If You Live in These Cities, Pest Populations Are About to Spike

By | March 3, 2020

April showers bring May flowers, but abnormal fall and winter weather can bring cockroaches, rats, and mosquitoes. Yikes! If you live in any of these ten cities, you’re at greatest risk.

During the winter, it can be all too easy to completely stop worrying about pests. It’s too cold for bugs and other critters, right? But in fact, many pest populations can still thrive during the winter, especially towards the end. And, in many regions of the United States, unusual winter conditions have provided the right opportunity for pests such as cockroaches and rats to thrive.

According to the National Pest Management Association (NPMA), who just released its bi-annual Vector Sectors list, there are ten cities that are most at risk for abnormally large pest populations as this winter comes to an end. In alphabetical order, the cities are: Atlanta, Georgia; Charlotte, North Carolina; Detroit, Michigan; Hartford, Connecticut; Los Angeles, California; Miami, Florida; New York, New York; Salt Lake City, Utah; San Antonio, Texas; and Washington, D.C. This data doesn’t take into account bed bugs, but one of those cities is also the city with the worst bed bug infestation in America.

National Pest Management Association vector sectors pest watchlist infographic

As you can see from the color-coded graphic, different factors contribute to different pest surges. For instance, Hartford experienced lots of snow in late fall and early winter, which likely caused rats to retreat indoors earlier than they normally would, followed by chilly temperatures that kept them indoors. Meanwhile, Charlotte and San Antonio experienced above-average rainfall and high early winter temperatures, making them more likely to experience a spike in cockroach populations in these cities. You’ll also want to be on the lookout for ticks if you live in Charlotte.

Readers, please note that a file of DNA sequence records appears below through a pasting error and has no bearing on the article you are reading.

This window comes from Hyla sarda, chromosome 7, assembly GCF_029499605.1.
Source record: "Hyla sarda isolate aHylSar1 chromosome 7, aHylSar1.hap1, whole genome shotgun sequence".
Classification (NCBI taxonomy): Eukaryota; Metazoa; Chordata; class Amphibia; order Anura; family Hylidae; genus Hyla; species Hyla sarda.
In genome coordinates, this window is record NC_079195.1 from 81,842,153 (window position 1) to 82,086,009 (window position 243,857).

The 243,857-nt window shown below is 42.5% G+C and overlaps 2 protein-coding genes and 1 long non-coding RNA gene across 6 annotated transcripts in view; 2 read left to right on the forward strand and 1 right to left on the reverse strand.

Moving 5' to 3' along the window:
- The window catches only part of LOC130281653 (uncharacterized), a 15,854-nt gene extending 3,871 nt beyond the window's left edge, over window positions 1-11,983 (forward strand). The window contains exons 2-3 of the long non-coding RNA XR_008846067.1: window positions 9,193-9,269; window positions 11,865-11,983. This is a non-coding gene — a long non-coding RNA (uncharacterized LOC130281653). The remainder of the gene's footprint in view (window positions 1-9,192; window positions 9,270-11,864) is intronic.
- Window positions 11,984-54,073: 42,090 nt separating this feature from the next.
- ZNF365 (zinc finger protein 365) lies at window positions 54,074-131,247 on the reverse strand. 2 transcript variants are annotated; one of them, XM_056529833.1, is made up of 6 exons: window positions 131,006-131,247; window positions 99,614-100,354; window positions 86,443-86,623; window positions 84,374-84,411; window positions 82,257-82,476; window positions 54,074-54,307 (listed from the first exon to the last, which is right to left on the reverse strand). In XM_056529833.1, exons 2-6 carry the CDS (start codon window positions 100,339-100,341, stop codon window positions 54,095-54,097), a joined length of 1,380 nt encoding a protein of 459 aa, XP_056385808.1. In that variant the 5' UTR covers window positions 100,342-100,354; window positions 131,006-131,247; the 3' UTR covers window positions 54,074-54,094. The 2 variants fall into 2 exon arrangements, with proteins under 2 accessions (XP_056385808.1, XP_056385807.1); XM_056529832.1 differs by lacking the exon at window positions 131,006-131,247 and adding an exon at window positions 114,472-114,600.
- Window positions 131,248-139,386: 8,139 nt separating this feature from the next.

Read More:  Coronavirus impact on dental practices: Slow dentistry and infection control: 4 pillars for patient safety (Video) - Dentistry IQ

What’s so unusual about this season in particular? Well, warm weather has started unusually early in the winter and continued throughout. “Record-high temperatures nationwide in December through January allowed pest populations to sustain activity well past their normal seasonal decline,” explains the NPMA’s chief entomologist, Jim Fredericks, Ph.D. “This extended period of warm, wet weather allowed more pests to survive the winter, setting the stage for increased vector pest pressure going into spring.”

And these critters are more than just unwelcome visitors in your home—they can also be dangerous. “From food contamination and respiratory issues caused by rodents and cockroaches to…Lyme disease spread by ticks, diseases transmitted by pests pose a significant threat to public health and require vigilance to help reduce exposure,” explains an NPMA source.

To prepare for—and prevent—pests no matter where you live, the NPMA recommends storing your food in airtight containers, not letting garbage accumulate, and immediately cleaning up spills. Also, make sure your home is free of these things you didn’t know were attracting pests.

Some home maintenance tasks can also help keep pests out, like fixing leaky pipes, eliminating standing water, and sealing all cracks that pests could potentially enter through. And, of course, if you do experience an infestation, the best thing to do is call a professional exterminator. You may also want to check out these 15 essential products for people who hate bugs.

Reader's Digest